Tags: Rogoff | environmental | inequality | standards

Rogoff: Several Obstacles Must Be Overcome for Living Standards to Keep Rising

By    |   Wednesday, 05 Mar 2014 09:08 AM

People, particularly in developed economies, have come to expect that their living standards will continually improve, and so far they haven't been disappointed, says Harvard University economist Kenneth Rogoff.

"But past growth performance is no guarantee that a broadly similar trajectory can be maintained throughout this century," he writes on Project Syndicate. "Leaving aside potential geopolitical disruptions, there are some formidable challenges to overcome, mostly stemming from political underperformance and dysfunction."

These include:

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1. "Slow-burn problems involving externalities, the leading example being environmental degradation," Rogoff argues, noting that when it comes to areas like air and water, governments have to step in and regulate.

2. There's a "need to ensure that the economic system is perceived as fundamentally fair, which is the key to its political sustainability," he argues. That perception is no longer a slam dunk given the growing inequality in income. "Until now, our societies have proved remarkably adept at adjusting to disruptive technologies, but the pace of change in recent decades has caused tremendous strains."

3. Aging populations also are a problem, Rogoff adds. "How will resources be allocated to care for the elderly, especially in slow-growing economies where existing public pension schemes and old-age health plans are patently unsustainable?"

4. There's a need for "regulation of rapidly evolving technologies by governments that do not necessarily have the competence or resources to do so effectively," he contends. "We have already seen where poor regulation of rapidly evolving financial markets can lead. There are parallel shortcomings in many other markets."

Solutions exist to all these problems, Rogoff states. Climate risk can be taken care of with a global carbon tax that would lessen government debt at the same time.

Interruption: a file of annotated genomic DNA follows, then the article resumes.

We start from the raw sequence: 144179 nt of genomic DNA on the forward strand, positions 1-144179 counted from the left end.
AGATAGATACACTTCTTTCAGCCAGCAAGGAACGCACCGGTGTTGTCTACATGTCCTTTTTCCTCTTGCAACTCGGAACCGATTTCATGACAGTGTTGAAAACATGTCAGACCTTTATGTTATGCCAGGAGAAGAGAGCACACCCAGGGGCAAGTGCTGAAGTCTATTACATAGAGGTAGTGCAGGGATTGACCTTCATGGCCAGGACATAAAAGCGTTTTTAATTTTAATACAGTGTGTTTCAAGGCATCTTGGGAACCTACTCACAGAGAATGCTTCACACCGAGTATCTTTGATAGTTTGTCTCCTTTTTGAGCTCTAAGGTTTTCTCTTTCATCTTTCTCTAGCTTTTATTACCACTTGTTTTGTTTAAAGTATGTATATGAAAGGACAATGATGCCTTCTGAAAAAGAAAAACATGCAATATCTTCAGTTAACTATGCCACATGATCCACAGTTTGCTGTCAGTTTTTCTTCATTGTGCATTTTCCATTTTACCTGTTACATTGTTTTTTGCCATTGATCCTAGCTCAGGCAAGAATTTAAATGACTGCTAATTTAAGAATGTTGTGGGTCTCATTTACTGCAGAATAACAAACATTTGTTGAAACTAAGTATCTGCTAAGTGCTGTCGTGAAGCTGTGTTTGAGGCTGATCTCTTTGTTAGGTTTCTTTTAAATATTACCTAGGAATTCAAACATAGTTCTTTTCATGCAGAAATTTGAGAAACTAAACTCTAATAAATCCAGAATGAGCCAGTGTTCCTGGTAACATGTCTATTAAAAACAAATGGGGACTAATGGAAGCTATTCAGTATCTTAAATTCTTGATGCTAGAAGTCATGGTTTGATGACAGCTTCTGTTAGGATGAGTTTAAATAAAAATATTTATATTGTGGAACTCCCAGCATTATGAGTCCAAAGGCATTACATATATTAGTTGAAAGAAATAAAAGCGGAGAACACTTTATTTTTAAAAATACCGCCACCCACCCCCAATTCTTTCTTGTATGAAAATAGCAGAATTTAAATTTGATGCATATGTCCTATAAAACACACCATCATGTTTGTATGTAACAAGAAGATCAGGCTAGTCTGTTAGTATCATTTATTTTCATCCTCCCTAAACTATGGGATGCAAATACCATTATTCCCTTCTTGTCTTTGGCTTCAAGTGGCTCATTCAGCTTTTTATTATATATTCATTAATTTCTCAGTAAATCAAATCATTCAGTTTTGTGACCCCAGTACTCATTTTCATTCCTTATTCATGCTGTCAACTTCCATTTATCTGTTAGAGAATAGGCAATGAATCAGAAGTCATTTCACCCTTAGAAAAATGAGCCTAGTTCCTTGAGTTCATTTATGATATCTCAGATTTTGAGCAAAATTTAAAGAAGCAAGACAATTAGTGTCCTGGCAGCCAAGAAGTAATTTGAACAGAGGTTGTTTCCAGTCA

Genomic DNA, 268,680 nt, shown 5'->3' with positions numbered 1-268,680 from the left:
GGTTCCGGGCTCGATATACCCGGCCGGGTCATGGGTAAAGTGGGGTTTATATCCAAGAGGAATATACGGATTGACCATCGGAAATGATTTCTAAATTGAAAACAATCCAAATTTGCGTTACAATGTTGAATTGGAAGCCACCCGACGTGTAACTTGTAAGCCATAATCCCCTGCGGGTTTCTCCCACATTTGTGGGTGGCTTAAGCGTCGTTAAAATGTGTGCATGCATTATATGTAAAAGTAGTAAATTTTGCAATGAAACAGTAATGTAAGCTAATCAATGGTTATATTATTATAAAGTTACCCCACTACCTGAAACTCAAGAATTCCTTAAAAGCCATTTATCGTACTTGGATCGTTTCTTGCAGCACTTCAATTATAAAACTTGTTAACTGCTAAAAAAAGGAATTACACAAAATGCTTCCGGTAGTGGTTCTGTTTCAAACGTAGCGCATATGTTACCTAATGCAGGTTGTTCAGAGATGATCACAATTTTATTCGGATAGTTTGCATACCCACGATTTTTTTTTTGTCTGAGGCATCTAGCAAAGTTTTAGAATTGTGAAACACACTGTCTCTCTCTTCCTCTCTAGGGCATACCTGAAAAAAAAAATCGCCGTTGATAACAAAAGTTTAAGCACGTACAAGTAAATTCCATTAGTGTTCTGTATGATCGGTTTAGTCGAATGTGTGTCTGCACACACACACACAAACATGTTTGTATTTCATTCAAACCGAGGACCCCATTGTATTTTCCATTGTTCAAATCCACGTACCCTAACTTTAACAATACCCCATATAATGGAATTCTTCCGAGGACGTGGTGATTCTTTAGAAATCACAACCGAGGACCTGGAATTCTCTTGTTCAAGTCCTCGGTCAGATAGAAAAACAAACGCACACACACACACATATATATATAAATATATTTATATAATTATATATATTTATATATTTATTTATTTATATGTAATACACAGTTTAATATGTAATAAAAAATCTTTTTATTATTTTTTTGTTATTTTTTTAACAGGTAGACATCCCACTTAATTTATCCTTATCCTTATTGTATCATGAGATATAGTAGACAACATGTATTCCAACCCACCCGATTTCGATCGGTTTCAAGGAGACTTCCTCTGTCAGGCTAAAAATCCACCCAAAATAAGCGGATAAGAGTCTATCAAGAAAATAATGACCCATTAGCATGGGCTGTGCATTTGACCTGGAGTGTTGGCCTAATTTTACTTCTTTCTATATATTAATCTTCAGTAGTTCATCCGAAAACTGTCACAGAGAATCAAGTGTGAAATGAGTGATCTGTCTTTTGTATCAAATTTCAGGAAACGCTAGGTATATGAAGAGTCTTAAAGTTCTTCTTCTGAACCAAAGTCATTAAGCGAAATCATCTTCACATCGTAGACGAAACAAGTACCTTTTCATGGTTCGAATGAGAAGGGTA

"Addressing inequality requires greater redistribution through national tax systems, together with enhanced programs for adult education, presumably making heavy use of new technologies," he writes.

"The negative effects of falling population growth can be mitigated by easing restrictions on international migration, and by encouraging more women and retirees to enter or stay in the workforce." But it's not clear how quickly governments will act, Rogoff stresses.

So will living standards continue to rise?

"In developing countries that have not yet reached the technological frontier, the answer is almost certainly yes," he maintains. "In advanced economies, though the answer should still be yes, the challenges are becoming formidable."

Just like Rogoff, former Federal Reserve Chairman Alan Greenspan is concerned about growing income inequality. "I consider income inequality the most dangerous part of what's going on in the United States," he said at a recent conference, The Fiscal Times reports.

"You can see the deteriorating impact of that on our current political system, and you cannot talk about politics without talking about its impact on the economy."

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People, particularly in developed economies, have come to expect that their living standards will continually improve, and so far they haven't been disappointed, says Harvard University economist Kenneth Rogoff.
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2014-08-05
Wednesday, 05 Mar 2014 09:08 AM
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